Jump to ContentJump to Main Navigation
Social Experiences of BreastfeedingBuilding Bridges between Research, Policy and Practice$
Users without a subscription are not able to see the full content.

Sally Dowling, David Pontin, and Kate Boyer

Print publication date: 2018

Print ISBN-13: 9781447338499

Published to Policy Press Scholarship Online: May 2019

DOI: 10.1332/policypress/9781447338499.001.0001

Show Summary Details
Page of

PRINTED FROM POLICY PRESS SCHOLARSHIP ONLINE (www.policypress.universitypressscholarship.com). (c) Copyright Policy Press, 2022. All Rights Reserved. An individual user may print out a PDF of a single chapter of a monograph in PPSO for personal use.date: 27 May 2022

Changing cultures of night-time breastfeeding and sleep in the US

Changing cultures of night-time breastfeeding and sleep in the US

Chapter:
(p.115) Six Changing cultures of night-time breastfeeding and sleep in the US
Source:
Social Experiences of Breastfeeding
Author(s):

Cecilia Tomori

Publisher:
Policy Press
DOI:10.1332/policypress/9781447338499.003.0009

This chapter looks at the cultural assumptions that childbearing requires specialised medical knowledge in the United States, where expectant parents usually receive advice on all aspects of pregnancy, childbirth, and infant care from multiple medical experts. This guidance divides the care of mothers and infants under the supervision of separate medical experts, and further fragments various aspects of infant care, including feeding and sleep. The chapter uses historical and ethnographic research to explore the origins of these assumptions and their consequences for American parents who embark on breastfeeding. It suggests that severing the links between these evolutionarily and physiologically connected domains has had a significant detrimental impact on night-time infant care. Parents have been left without adequate community cultural knowledge about the interaction of breastfeeding and sleep, and assume that these processes are separate. As a result, they are frequently surprised by infants' night-time behaviour and have difficulties navigating night-time breastfeeding and sleep. These challenges constitute an important element of an already formidable set of barriers to breastfeeding in the United States, where structural support is extremely limited and breastfeeding remains a controversial practice.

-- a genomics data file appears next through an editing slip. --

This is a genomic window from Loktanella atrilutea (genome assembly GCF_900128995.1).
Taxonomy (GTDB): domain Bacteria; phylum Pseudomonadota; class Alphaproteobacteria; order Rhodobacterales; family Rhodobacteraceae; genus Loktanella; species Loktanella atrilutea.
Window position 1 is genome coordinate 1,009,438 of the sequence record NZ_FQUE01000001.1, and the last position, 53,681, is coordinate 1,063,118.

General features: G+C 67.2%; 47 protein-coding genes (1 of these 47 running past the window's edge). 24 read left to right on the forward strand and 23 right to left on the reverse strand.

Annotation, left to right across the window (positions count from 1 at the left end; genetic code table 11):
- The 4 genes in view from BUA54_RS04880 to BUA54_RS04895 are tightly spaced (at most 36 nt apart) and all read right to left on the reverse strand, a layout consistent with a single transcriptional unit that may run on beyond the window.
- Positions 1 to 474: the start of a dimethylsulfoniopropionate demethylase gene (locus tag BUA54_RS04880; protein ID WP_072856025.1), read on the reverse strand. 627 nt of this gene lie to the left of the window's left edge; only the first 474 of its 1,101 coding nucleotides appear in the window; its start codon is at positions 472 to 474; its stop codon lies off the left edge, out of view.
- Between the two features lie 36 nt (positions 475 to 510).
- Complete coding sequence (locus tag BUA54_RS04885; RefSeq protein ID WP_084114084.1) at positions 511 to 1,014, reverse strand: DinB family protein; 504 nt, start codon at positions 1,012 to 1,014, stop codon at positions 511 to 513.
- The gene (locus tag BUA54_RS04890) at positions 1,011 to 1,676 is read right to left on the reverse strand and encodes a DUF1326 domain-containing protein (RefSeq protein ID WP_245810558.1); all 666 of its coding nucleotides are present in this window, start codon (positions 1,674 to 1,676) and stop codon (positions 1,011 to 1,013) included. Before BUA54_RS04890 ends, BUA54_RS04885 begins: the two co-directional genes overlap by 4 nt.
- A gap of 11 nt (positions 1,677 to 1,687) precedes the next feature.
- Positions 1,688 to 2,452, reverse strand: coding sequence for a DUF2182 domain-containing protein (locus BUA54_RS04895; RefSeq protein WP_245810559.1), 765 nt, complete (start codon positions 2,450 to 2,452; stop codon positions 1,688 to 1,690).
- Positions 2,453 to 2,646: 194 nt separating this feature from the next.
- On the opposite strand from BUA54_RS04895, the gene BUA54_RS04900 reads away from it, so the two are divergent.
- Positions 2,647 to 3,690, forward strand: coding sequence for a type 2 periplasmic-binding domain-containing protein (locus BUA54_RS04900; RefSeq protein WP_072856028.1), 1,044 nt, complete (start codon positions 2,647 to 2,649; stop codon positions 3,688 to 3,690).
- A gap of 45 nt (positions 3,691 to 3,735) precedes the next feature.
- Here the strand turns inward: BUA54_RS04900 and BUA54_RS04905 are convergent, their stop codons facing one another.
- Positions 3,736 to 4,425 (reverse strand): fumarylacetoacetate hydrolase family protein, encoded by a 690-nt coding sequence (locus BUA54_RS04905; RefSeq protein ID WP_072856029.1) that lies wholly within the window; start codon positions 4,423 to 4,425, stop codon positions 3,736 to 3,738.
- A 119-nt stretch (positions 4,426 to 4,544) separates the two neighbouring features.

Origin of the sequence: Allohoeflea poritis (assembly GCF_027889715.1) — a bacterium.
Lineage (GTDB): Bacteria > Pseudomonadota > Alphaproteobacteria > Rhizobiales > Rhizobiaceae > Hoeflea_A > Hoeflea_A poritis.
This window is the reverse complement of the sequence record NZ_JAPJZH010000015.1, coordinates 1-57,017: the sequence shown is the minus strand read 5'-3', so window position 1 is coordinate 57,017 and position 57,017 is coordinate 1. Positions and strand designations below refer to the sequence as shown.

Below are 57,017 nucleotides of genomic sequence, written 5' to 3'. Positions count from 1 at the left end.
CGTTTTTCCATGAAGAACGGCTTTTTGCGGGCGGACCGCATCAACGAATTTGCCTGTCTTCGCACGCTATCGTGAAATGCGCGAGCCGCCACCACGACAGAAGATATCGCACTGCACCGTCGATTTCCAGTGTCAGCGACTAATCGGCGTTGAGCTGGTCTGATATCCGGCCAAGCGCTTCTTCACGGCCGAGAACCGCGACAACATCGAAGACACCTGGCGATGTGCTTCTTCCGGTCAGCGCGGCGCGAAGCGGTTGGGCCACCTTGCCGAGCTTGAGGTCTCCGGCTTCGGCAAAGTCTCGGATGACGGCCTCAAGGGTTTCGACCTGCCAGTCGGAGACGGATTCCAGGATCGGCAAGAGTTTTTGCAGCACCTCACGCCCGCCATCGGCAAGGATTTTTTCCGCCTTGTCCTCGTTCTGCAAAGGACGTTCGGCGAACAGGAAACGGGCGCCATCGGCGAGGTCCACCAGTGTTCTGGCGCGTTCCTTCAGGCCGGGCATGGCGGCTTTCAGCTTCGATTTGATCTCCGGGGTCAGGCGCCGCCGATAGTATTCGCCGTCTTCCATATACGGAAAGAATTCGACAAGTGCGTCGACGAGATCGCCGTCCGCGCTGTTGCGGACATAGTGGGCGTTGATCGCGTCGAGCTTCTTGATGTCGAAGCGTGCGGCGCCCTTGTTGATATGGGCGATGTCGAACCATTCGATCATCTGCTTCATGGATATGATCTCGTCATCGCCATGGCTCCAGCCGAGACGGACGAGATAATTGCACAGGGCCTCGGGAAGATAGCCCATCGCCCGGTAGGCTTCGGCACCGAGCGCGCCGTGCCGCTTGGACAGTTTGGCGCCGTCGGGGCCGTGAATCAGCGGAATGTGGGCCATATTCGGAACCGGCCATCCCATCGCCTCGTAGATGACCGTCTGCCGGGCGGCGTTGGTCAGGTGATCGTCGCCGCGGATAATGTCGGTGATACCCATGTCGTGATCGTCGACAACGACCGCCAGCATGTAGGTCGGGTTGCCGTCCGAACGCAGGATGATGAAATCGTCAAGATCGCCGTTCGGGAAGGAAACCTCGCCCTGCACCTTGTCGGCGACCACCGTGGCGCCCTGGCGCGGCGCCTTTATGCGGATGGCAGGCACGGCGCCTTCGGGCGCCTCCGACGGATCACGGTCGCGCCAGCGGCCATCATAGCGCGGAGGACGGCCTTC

Keywords:   night-time, infant care, specialised medical knowledge, community cultural knowledge, sleep, night-time breastfeeding, American parents, childbearing

Policy Press Scholarship Online requires a subscription or purchase to access the full text of books within the service. Public users can however freely search the site and view the abstracts and keywords for each book and chapter.

Please, subscribe or login to access full text content.

If you think you should have access to this title, please contact your librarian.

To troubleshoot, please check our FAQs, and if you can't find the answer there, please contact us.